DISH-Sprint: The Folly Of Micromanaging Mobile Internet Competition<!—â /* Font Defini
The gap between the competitive realities of the mobile broadband market and the anachronistic, industrial policy mindset of Federal regulators has never been more baldly on display than over the past few days. On Friday, April 12, the Department of Justice explained in a filing at the FCC about the need to “improve the competitive dynamic” by micromanaging the market for mobile spectrum. Three days later, on Monday, April 15, DISH Network announced plans to merge with Sprint.
According to DISH Network Chairman Charlie Ergen, the DISH/Sprint merger will “create the only company that can offer customers a convenient, fully-integrated, nationwide bundle of in- and out-of-home video, broadband and voice service…This unique, combined company will have a leadership position in video, data and voice and the necessary broadband spectrum to provide customers with rich content everywhere, all the time.” There may be some puffery there, but there’s no doubt that a DISH/Sprint combination would further shake things up in mobile broadband markets.
I say “further” because these markets are experiencing a level of “creative destruction” that would make Joseph Schumpeter proud. Throughout the mobile ecosystem, firms are introducing new devices and operating systems (Samsung), creating new interfaces (Facebook), rolling out new service plans (every mobile carrier), and deploying new networks (again, every mobile carrier). Cable companies are spending billions building out hundreds of thousands of Wi-Fi hot spots; broadcasters are working on new technical standards that would allow them to enter the mobile broadband fray.
These developments are “improving the competitive dynamic” of mobile wireless markets on a more or less daily basis.
Federal competition regulators operate on a different clock. Last Friday’s 24-page DoJ filing (which, without ever actually concluding that it would benefit competition to do so, recommends that the FCC tip the scales in the upcoming incentive auction in favor of “small” carriers like Sprint and T-Mobile and against “big” ones like AT&T and Verizon), responded to a request for comments issued back in October, more than six months ago. By government standards, six months is hyper-speed. Consider this:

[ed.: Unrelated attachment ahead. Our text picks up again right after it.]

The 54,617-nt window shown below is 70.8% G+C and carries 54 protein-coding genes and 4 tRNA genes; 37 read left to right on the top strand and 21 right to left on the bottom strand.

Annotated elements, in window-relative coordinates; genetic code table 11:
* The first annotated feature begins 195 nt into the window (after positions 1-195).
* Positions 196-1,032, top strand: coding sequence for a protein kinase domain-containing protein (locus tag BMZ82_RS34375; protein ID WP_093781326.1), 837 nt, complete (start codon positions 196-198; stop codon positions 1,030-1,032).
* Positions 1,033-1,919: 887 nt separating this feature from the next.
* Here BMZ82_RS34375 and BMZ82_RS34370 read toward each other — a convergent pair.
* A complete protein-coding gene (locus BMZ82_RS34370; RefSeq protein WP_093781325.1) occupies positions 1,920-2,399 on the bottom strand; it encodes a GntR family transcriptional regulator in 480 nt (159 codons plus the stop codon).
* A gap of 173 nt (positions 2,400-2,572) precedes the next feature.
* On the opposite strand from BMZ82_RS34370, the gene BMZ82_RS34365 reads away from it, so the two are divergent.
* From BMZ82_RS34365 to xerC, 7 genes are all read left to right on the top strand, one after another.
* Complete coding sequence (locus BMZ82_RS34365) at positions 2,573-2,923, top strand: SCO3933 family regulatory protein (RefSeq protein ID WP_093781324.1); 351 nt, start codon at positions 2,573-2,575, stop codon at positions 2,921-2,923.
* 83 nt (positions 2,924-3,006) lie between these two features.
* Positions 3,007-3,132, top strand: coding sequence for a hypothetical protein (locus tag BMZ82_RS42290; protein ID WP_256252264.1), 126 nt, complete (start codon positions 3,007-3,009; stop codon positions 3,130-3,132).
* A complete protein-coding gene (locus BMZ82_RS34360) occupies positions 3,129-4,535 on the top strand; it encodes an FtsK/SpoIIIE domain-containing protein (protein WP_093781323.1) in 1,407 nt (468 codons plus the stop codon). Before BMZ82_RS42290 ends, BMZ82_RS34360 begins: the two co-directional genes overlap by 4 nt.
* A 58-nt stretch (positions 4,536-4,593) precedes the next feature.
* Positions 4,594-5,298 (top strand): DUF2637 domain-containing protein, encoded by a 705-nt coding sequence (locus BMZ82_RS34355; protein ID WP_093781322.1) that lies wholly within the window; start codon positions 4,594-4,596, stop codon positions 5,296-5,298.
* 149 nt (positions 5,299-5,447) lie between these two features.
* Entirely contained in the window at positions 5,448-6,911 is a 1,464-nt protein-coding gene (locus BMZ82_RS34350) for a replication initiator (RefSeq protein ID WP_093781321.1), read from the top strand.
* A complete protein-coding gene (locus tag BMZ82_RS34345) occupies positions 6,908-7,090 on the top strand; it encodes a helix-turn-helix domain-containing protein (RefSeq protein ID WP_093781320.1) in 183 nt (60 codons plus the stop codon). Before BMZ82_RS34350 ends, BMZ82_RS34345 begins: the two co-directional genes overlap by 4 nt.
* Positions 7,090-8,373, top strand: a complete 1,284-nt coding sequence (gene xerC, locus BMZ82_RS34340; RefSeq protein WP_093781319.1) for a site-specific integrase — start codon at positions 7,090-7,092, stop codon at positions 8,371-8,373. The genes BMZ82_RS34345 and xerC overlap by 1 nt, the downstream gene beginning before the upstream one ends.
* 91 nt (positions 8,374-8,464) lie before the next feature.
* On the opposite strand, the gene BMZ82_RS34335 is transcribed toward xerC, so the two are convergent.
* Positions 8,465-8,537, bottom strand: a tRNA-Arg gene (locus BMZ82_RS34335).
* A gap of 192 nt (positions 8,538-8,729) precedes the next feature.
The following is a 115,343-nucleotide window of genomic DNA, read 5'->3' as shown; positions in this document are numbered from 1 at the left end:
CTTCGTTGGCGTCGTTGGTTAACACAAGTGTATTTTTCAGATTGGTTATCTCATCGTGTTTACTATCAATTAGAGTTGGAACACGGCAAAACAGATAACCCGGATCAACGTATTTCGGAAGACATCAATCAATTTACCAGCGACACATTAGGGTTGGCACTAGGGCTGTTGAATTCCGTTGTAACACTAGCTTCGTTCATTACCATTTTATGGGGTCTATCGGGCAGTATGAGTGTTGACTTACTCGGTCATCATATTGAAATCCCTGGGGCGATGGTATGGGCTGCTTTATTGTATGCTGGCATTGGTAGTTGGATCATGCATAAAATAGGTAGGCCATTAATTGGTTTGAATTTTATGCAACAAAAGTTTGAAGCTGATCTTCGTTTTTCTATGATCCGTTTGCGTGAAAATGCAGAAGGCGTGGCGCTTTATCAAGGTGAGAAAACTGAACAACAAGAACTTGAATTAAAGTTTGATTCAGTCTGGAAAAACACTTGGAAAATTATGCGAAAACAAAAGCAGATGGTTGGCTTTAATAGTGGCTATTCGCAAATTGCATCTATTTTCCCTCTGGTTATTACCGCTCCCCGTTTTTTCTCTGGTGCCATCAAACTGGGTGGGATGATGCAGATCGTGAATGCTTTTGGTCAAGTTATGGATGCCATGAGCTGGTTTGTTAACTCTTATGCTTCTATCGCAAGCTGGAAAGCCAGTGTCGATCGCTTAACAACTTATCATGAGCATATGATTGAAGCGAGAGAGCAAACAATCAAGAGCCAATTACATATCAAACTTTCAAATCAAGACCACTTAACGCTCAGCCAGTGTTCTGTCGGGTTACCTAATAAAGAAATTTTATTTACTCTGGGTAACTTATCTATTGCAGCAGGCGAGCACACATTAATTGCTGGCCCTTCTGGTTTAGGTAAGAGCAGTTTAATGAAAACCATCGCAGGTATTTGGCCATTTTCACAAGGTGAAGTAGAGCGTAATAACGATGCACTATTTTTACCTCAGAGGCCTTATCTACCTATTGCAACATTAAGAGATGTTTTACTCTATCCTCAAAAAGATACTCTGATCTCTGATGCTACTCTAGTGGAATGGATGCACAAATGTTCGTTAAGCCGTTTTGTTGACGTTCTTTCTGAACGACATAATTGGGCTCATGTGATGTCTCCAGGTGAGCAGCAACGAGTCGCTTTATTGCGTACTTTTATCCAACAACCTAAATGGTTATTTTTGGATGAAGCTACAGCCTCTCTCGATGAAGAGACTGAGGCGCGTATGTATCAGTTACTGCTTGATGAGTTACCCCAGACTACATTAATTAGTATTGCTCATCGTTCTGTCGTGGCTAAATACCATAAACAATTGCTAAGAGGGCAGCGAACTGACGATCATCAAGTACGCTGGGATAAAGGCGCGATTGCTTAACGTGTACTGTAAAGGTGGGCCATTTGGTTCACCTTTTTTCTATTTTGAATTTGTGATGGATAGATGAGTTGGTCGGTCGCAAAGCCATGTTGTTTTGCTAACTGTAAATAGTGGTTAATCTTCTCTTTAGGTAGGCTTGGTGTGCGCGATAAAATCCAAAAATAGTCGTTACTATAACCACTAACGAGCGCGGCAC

• The incentive auction itself – which is intended to facilitate a speedy transition of spectrum from broadcasters to mobile wireless carriers – was proposed in early 2010, and will take place (at the very earliest) in late 2014.
• The FCC’s average time for approving spectrum transfers (like those that would be required for DISH to merge with Sprint) is about eight months, but controversial deals can easily take a year or more.
• DISH’s request to use existing spectrum for mobile broadband – a necessary condition for the Sprint merger to even be proposed – was delayed by the FCC for over a year.
The most important thing competition regulators can do to improve the competitive dynamic of mobile broadband markets is get out of the way and let the gale of creative destruction work its magic. Doing away with the kinds of unnecessary license conditions that held up the DISH deal for over a year would be a good place to start.
Economist Jeffrey Eisenach has served in senior positions at the Federal Trade Commission and the Office of Management and Budget. As a visiting scholar at AEI, he focuses on policies affecting the information technology sector, innovation and entrepreneurship. This piece first appeared April 15 in AEIdeas. Contact Eisenach at [email protected].